A new source of drama has been discovered in the bitcoin world, although this particular incident revolves around a piece of code that has been dormant for some time now. The Antbleed “backdoor” is a firmware “flaw” discovered in Bitmain’s bitcoin and litecoin mining hardware. Even though this code has been in the firmware for quite some time now, it was only recently discovered.
What Is The Antbleed Fuss All About?
A lot of people are stunned by this alleged controversial discovery of a software backdoor in the Bitmain mining hardware’s firmware. To be more specific, this “feature” checks with a central service operated by the company at regular intervals. Every time this check happens, information is transmitted from the miner to the server. This includes the device’s serial number, MAC address, and IP address.
So far, that is nothing out of the ordinary, as Bitmain uses this information to cross-reference sales and delivery records. However, it does appear the remote service will send a reply back to the miner. It is – allegedly – possible this response can be “false”, which would effectively bring all mining operations to a halt. This particular feature has been introduced in July of 2016, according to a leaked pastebin.
It did not take long before people started reporting how this backdoor would allow Bitmain to shut down most of the global hashrate if they wanted to do so. Considering how the company’s miners represent a large portion of the bitcoin and litecoin mining power, that is quite troublesome. Moreover, this tool could – if a nefarious person exploited it – be used to directly target specific miners.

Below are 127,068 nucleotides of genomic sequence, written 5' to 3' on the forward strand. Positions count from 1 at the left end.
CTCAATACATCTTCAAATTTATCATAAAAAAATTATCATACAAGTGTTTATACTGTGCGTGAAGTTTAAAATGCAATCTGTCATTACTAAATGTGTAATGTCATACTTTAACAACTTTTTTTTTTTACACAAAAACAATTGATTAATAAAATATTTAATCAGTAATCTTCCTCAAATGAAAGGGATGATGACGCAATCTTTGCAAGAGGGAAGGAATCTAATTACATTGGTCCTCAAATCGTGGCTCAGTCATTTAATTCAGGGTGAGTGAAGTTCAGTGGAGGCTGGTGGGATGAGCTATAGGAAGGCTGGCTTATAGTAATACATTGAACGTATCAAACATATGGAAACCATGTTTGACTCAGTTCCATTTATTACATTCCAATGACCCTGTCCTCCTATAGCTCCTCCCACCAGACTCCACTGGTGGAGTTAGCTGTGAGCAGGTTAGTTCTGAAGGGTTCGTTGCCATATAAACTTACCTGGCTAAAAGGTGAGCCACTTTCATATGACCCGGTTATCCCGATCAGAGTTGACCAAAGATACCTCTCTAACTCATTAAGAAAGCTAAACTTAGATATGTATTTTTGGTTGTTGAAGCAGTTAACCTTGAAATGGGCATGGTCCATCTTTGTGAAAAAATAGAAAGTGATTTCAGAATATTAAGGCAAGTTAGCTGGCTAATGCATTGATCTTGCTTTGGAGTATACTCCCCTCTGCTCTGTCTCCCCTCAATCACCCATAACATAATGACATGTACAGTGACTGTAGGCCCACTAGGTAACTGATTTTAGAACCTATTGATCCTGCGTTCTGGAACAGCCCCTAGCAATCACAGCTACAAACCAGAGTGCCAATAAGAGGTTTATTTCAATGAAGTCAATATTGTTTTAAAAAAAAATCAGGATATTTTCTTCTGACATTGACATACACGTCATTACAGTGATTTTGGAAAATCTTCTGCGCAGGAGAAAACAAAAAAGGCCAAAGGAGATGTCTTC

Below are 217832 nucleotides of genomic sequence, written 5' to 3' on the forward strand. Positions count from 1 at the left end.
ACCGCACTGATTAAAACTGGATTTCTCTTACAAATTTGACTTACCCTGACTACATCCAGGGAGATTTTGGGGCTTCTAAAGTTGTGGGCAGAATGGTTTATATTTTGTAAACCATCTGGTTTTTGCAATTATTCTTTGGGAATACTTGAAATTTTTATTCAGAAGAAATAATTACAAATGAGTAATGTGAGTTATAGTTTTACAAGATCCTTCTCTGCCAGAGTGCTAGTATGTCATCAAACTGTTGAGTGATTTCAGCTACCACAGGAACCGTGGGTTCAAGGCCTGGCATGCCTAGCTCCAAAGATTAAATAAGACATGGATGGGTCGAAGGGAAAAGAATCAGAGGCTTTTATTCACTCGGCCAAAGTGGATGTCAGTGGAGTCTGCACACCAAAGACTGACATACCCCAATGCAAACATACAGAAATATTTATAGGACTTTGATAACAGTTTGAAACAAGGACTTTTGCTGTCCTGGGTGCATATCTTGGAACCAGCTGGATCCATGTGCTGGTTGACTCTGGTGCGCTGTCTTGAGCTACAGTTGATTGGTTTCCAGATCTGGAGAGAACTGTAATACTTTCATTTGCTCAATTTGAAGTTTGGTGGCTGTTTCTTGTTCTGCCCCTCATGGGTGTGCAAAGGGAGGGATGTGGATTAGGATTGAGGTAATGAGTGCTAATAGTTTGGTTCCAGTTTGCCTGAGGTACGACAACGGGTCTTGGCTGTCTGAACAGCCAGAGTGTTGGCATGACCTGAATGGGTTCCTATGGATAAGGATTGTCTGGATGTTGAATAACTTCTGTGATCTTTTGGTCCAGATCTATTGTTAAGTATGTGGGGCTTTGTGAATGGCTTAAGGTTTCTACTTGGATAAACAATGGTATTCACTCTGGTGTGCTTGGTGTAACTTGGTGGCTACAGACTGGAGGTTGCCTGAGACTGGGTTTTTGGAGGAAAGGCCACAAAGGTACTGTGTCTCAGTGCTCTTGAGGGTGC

This discovery only came to light recently as parts of the Bitmain firmware have been undocumented for quite some time now. There are several thousands lines of code to sift through, and it looks as if someone stumbled upon this feature by mere chance. Then again, there is no reason to believe Bitmain would use such a feature themselves for whatever reason possible. Then again, this check-in could be susceptible to an attack by third parties, which is not good news either.
The past few weeks have not been easy for Bitmain, as the company was also mentioned in the recent AsicBoost discovery. Although Bitmain is very open about their hardware having a version of this patented technology as part of their firmware, other mining manufacturers have used it as well. It appears someone is trying to single out this particular company for political reasons first and foremost.
In the end, it is good that the knowledge of this code’s existence is out in the open, although its potential repercussions seem blown out of proportion. Bitmain has no reason to use this “kill switch” and bring down global mining power for either Bitcoin or Litecoin. However, other parties may be interested in doing so, although it remains to be seen if anyone will try to take advantage of this flaw anytime soon.
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